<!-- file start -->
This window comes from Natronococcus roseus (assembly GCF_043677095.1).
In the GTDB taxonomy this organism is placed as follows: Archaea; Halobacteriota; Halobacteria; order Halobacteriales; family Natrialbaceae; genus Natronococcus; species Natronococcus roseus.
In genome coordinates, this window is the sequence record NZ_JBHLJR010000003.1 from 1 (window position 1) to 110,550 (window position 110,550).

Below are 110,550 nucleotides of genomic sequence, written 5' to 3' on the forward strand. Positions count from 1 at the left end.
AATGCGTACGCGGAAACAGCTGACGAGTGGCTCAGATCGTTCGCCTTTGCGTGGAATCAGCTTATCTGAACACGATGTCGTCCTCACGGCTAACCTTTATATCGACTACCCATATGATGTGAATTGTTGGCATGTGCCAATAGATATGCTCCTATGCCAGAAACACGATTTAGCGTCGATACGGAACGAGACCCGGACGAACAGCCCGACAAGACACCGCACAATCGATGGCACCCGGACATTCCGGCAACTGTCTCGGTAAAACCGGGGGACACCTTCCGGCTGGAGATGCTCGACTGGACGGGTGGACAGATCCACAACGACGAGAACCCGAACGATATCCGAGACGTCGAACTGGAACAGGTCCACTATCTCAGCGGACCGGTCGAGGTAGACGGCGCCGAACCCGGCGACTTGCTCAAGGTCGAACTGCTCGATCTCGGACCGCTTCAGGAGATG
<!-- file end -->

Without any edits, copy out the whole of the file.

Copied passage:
This window comes from Natronococcus roseus (assembly GCF_043677095.1).
In the GTDB taxonomy this organism is placed as follows: Archaea; Halobacteriota; Halobacteria; order Halobacteriales; family Natrialbaceae; genus Natronococcus; species Natronococcus roseus.
In genome coordinates, this window is the sequence record NZ_JBHLJR010000003.1 from 1 (window position 1) to 110,550 (window position 110,550).

Below are 110,550 nucleotides of genomic sequence, written 5' to 3' on the forward strand. Positions count from 1 at the left end.
AATGCGTACGCGGAAACAGCTGACGAGTGGCTCAGATCGTTCGCCTTTGCGTGGAATCAGCTTATCTGAACACGATGTCGTCCTCACGGCTAACCTTTATATCGACTACCCATATGATGTGAATTGTTGGCATGTGCCAATAGATATGCTCCTATGCCAGAAACACGATTTAGCGTCGATACGGAACGAGACCCGGACGAACAGCCCGACAAGACACCGCACAATCGATGGCACCCGGACATTCCGGCAACTGTCTCGGTAAAACCGGGGGACACCTTCCGGCTGGAGATGCTCGACTGGACGGGTGGACAGATCCACAACGACGAGAACCCGAACGATATCCGAGACGTCGAACTGGAACAGGTCCACTATCTCAGCGGACCGGTCGAGGTAGACGGCGCCGAACCCGGCGACTTGCTCAAGGTCGAACTGCTCGATCTCGGACCGCTTCAGGAGATG